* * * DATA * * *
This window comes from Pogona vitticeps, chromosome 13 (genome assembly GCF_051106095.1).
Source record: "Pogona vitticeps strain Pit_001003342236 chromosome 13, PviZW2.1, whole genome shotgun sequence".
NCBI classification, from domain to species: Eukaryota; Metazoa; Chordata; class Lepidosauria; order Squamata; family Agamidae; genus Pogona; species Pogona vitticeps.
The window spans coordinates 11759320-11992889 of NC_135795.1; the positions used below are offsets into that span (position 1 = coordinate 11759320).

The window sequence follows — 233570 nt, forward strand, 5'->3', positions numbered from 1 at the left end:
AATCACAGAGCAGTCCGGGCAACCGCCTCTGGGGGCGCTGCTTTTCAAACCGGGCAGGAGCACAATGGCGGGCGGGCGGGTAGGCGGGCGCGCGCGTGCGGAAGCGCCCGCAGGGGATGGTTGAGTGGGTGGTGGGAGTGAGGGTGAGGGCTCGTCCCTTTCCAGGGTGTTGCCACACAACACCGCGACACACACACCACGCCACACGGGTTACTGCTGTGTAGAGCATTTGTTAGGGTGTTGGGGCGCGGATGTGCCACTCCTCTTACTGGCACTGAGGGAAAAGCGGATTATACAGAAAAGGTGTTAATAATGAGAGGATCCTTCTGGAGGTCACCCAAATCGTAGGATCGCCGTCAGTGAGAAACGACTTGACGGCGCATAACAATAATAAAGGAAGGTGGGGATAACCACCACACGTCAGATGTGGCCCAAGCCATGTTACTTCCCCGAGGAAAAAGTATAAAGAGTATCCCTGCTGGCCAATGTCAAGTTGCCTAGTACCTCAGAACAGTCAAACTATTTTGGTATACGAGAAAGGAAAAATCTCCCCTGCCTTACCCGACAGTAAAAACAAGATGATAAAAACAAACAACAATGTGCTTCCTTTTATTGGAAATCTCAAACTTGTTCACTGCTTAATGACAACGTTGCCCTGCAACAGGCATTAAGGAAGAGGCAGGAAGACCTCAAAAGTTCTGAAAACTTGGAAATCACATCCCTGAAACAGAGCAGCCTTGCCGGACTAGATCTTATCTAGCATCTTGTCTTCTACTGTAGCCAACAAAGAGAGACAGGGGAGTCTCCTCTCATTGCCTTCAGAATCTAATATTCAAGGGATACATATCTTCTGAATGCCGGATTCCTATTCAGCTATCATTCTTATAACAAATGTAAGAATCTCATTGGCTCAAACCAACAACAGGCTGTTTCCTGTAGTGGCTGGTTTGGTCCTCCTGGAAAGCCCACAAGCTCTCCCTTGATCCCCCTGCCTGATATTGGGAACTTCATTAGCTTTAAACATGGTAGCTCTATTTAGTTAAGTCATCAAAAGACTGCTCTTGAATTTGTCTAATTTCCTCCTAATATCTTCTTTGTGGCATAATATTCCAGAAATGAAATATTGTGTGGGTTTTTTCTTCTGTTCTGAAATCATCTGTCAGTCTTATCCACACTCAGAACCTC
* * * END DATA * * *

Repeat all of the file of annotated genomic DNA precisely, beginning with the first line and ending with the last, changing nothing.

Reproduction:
This window comes from Pogona vitticeps, chromosome 13 (genome assembly GCF_051106095.1).
Source record: "Pogona vitticeps strain Pit_001003342236 chromosome 13, PviZW2.1, whole genome shotgun sequence".
NCBI classification, from domain to species: Eukaryota; Metazoa; Chordata; class Lepidosauria; order Squamata; family Agamidae; genus Pogona; species Pogona vitticeps.
The window spans coordinates 11759320-11992889 of NC_135795.1; the positions used below are offsets into that span (position 1 = coordinate 11759320).

The window sequence follows — 233570 nt, forward strand, 5'->3', positions numbered from 1 at the left end:
AATCACAGAGCAGTCCGGGCAACCGCCTCTGGGGGCGCTGCTTTTCAAACCGGGCAGGAGCACAATGGCGGGCGGGCGGGTAGGCGGGCGCGCGCGTGCGGAAGCGCCCGCAGGGGATGGTTGAGTGGGTGGTGGGAGTGAGGGTGAGGGCTCGTCCCTTTCCAGGGTGTTGCCACACAACACCGCGACACACACACCACGCCACACGGGTTACTGCTGTGTAGAGCATTTGTTAGGGTGTTGGGGCGCGGATGTGCCACTCCTCTTACTGGCACTGAGGGAAAAGCGGATTATACAGAAAAGGTGTTAATAATGAGAGGATCCTTCTGGAGGTCACCCAAATCGTAGGATCGCCGTCAGTGAGAAACGACTTGACGGCGCATAACAATAATAAAGGAAGGTGGGGATAACCACCACACGTCAGATGTGGCCCAAGCCATGTTACTTCCCCGAGGAAAAAGTATAAAGAGTATCCCTGCTGGCCAATGTCAAGTTGCCTAGTACCTCAGAACAGTCAAACTATTTTGGTATACGAGAAAGGAAAAATCTCCCCTGCCTTACCCGACAGTAAAAACAAGATGATAAAAACAAACAACAATGTGCTTCCTTTTATTGGAAATCTCAAACTTGTTCACTGCTTAATGACAACGTTGCCCTGCAACAGGCATTAAGGAAGAGGCAGGAAGACCTCAAAAGTTCTGAAAACTTGGAAATCACATCCCTGAAACAGAGCAGCCTTGCCGGACTAGATCTTATCTAGCATCTTGTCTTCTACTGTAGCCAACAAAGAGAGACAGGGGAGTCTCCTCTCATTGCCTTCAGAATCTAATATTCAAGGGATACATATCTTCTGAATGCCGGATTCCTATTCAGCTATCATTCTTATAACAAATGTAAGAATCTCATTGGCTCAAACCAACAACAGGCTGTTTCCTGTAGTGGCTGGTTTGGTCCTCCTGGAAAGCCCACAAGCTCTCCCTTGATCCCCCTGCCTGATATTGGGAACTTCATTAGCTTTAAACATGGTAGCTCTATTTAGTTAAGTCATCAAAAGACTGCTCTTGAATTTGTCTAATTTCCTCCTAATATCTTCTTTGTGGCATAATATTCCAGAAATGAAATATTGTGTGGGTTTTTTCTTCTGTTCTGAAATCATCTGTCAGTCTTATCCACACTCAGAACCTC